We are faced with a situation where data has been backed-up to several external mediums and we are undergoing an exercise to consolidate the data. The data is comprised of binary files, audio, video, compressed archives, virtual machines, databases, etc.

  1. Is it a best practice to copy all the files to a single source prior to deduplicating the data or is it normal to run the procedure across multiple media?

  2. Is it best to run file-level or block-level deduplication? I am aware of the technical differences but am unclear why you would choose one over the other. We are after accuracy as opposed to performance


When I say copy, I mean we would copy each source to a single drive or NAS. Each source would be represented by a directory. All the data is currently stored in external hard drives. The objective is to deduplicate the data and have a single source of truth.

  • The paid version of CCleaner can detect duplicate files. I don't know if it scans network drive locations. Your actual question is not all that clear. – Ramhound Feb 27 '14 at 16:50
  • How would you copy it all to a single source? Are you talking about a single drive instead of several network locations? Are you talking one folder vs multiple folders? What about some HDD, SDD and other removable media? Please clarify. – Raystafarian Feb 27 '14 at 17:28

Tools like rsync can manage the comparison operations and the moving of bits back and forth, but you're going to have to supply your own logic about which version of the data is canonical.

Is it best to run file-level or block-level deduplication?

This part of your question is easy, at least: you should never need to care about what is going on at the block level.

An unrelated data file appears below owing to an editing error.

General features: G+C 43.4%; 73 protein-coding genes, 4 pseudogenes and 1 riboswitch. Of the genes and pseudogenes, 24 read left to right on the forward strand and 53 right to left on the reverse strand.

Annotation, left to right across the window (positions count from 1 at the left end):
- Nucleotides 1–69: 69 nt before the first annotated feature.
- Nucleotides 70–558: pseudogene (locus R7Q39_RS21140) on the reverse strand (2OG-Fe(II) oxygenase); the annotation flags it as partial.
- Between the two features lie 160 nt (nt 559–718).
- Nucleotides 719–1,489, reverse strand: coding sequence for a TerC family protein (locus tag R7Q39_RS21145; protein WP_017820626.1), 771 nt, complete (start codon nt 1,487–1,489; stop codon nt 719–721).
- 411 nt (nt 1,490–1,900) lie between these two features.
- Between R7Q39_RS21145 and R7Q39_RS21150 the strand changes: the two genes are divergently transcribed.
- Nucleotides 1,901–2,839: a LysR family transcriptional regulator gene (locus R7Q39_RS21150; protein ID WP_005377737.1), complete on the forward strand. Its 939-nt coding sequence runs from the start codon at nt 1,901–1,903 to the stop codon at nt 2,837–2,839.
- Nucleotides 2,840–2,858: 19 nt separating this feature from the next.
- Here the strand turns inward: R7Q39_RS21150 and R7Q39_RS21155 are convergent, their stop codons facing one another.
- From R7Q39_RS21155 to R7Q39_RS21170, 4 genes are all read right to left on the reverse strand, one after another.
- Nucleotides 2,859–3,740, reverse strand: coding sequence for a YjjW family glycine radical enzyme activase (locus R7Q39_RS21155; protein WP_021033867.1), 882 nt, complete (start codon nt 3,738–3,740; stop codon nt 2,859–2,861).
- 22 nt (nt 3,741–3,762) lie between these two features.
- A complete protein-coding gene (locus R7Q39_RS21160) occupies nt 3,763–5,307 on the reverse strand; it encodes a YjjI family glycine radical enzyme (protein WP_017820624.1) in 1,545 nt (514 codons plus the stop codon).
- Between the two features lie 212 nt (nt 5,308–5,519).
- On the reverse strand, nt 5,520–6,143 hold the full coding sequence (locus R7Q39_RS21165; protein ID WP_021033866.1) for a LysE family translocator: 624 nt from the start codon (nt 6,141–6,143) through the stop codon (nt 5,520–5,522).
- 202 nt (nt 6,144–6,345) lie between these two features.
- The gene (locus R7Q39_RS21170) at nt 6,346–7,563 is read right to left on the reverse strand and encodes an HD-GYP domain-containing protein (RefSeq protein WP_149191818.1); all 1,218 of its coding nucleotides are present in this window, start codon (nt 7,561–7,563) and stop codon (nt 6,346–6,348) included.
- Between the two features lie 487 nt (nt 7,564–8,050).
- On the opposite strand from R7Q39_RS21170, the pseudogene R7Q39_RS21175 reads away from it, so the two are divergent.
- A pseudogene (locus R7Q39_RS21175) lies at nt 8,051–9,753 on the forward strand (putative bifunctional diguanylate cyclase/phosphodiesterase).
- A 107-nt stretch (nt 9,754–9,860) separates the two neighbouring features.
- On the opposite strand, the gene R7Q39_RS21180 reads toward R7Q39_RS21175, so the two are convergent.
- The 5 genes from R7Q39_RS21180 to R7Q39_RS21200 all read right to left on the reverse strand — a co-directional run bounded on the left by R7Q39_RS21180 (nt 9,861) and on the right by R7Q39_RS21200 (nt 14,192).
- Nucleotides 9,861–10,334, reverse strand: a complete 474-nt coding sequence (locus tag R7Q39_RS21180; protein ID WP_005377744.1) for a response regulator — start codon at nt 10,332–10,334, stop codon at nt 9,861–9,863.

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  • My understanding is that rsync uses file level checksums to verify duplicate data. How accurate is this? Why use rsync over opendedup for example? I assume that it's better to use block level deduplication. – Motivated Feb 27 '14 at 19:02
  • By default rsync only compares file size and modified time. If you use the --checksum option (which I would recommend as it doesn't take that long) it will compute checksums on each file as it goes. I am not sure what algorithm rsync uses; probably MD5. MD5 is no longer considered cryptographically secure but it's fine for declaring two files to be identical (with very high probability.) I am not familiar with opendedup. Rsync is powerful but notoriously difficult to use; there certainly might be more appropriate tools out there. – Robert Calhoun Feb 27 '14 at 19:36
  • How does that differ from standard file level deduplication? – Motivated Mar 2 '14 at 23:43
  • It differs in that you do not have to actually transfer the file over the network to do the comparison. Re-reading your question, I see that your data is on external hard drives, so you don't care about this feature of rsync and it is probably not the right tool. Sorry. – Robert Calhoun Mar 5 '14 at 21:56

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